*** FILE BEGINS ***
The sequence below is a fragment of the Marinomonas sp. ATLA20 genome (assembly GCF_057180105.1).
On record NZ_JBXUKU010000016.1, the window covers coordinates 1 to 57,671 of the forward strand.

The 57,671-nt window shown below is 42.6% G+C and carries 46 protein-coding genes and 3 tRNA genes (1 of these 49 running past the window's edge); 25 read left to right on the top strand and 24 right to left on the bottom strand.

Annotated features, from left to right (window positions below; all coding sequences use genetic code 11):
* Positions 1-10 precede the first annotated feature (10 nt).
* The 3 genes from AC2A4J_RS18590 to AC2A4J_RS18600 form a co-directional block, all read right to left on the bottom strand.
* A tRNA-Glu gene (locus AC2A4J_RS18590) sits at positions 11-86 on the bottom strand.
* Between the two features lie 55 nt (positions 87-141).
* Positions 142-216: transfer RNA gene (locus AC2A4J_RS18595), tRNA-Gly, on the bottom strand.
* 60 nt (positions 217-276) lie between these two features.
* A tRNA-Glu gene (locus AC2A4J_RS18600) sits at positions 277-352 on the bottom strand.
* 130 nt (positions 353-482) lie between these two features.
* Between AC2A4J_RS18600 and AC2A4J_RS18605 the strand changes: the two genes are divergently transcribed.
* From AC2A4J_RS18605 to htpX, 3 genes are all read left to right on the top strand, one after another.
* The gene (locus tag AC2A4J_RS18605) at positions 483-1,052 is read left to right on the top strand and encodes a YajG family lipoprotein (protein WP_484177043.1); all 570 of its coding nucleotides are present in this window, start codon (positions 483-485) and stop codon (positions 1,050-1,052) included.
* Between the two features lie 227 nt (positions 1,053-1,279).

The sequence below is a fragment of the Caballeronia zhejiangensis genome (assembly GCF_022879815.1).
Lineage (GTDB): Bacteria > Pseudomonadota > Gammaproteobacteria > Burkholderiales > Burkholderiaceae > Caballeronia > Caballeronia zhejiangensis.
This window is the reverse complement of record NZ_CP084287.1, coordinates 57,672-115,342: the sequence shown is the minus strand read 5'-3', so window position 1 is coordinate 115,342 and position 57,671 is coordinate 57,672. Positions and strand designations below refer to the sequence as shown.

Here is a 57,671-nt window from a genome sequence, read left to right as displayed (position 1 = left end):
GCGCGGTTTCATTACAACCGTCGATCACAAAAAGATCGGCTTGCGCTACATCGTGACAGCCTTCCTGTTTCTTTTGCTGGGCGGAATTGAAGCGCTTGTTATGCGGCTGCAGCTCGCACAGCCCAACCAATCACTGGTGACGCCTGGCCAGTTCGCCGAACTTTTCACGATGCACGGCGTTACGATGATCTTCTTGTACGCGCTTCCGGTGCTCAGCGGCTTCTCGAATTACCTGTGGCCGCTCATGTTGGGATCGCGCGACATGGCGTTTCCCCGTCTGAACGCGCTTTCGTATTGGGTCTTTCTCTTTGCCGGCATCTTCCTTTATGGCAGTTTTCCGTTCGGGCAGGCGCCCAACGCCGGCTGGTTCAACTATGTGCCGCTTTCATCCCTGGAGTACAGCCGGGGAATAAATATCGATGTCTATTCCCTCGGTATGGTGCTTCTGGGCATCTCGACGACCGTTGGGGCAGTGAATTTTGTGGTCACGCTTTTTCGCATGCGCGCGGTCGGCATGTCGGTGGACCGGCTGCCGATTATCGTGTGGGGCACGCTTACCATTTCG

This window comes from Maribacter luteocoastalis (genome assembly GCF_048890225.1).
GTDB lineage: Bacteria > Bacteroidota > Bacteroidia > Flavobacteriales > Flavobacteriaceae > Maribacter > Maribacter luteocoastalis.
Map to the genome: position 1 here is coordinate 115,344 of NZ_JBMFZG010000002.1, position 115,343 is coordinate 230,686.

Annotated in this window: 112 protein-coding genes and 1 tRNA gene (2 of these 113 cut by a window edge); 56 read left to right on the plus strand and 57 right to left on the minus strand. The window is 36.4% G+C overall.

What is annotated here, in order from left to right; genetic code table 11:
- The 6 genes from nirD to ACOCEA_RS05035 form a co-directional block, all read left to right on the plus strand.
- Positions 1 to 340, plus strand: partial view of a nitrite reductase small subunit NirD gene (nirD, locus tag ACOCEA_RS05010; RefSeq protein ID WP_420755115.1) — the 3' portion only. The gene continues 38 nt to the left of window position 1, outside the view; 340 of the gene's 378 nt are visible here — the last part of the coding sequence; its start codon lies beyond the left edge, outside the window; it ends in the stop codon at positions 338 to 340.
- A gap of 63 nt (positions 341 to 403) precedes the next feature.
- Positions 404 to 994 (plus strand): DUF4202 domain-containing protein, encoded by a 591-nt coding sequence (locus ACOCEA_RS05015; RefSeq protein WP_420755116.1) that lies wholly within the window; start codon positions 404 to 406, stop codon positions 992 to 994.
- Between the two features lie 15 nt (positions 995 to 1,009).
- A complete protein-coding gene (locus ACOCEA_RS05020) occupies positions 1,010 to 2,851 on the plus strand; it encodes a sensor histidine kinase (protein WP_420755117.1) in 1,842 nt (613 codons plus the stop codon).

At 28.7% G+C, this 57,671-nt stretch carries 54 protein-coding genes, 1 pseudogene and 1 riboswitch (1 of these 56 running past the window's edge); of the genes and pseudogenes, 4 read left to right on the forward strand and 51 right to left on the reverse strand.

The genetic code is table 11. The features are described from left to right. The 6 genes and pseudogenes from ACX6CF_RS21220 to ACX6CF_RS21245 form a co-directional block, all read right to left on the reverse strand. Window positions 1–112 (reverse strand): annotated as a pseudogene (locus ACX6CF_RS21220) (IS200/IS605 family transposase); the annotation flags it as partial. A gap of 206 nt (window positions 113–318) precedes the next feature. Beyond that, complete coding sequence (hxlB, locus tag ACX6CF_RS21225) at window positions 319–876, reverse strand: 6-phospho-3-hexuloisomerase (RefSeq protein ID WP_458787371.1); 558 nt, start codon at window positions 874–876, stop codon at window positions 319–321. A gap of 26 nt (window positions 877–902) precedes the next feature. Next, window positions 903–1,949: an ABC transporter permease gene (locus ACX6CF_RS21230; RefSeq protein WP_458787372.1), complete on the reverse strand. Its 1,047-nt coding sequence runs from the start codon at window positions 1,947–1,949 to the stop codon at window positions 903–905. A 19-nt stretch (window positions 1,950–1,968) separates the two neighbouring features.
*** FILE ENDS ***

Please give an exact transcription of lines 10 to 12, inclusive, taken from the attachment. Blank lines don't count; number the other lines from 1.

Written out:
* 60 nt (positions 217-276) lie between these two features.
* A tRNA-Glu gene (locus AC2A4J_RS18600) sits at positions 277-352 on the bottom strand.
* 130 nt (positions 353-482) lie between these two features.